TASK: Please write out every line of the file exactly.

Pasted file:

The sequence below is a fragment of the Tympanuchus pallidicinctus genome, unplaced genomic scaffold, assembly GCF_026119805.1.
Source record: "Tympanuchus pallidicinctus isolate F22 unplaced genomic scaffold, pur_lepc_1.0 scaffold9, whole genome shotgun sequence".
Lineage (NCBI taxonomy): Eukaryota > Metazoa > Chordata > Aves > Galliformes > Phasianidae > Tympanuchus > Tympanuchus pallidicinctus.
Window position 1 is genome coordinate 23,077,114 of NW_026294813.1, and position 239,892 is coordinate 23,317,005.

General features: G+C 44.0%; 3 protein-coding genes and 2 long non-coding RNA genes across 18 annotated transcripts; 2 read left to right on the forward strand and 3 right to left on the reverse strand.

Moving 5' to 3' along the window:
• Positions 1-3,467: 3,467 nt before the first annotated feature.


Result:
The sequence below is a fragment of the Tympanuchus pallidicinctus genome, unplaced genomic scaffold, assembly GCF_026119805.1.
Source record: "Tympanuchus pallidicinctus isolate F22 unplaced genomic scaffold, pur_lepc_1.0 scaffold9, whole genome shotgun sequence".
Lineage (NCBI taxonomy): Eukaryota > Metazoa > Chordata > Aves > Galliformes > Phasianidae > Tympanuchus > Tympanuchus pallidicinctus.
Window position 1 is genome coordinate 23,077,114 of NW_026294813.1, and position 239,892 is coordinate 23,317,005.

General features: G+C 44.0%; 3 protein-coding genes and 2 long non-coding RNA genes across 18 annotated transcripts; 2 read left to right on the forward strand and 3 right to left on the reverse strand.

Moving 5' to 3' along the window:
• Positions 1-3,467: 3,467 nt before the first annotated feature.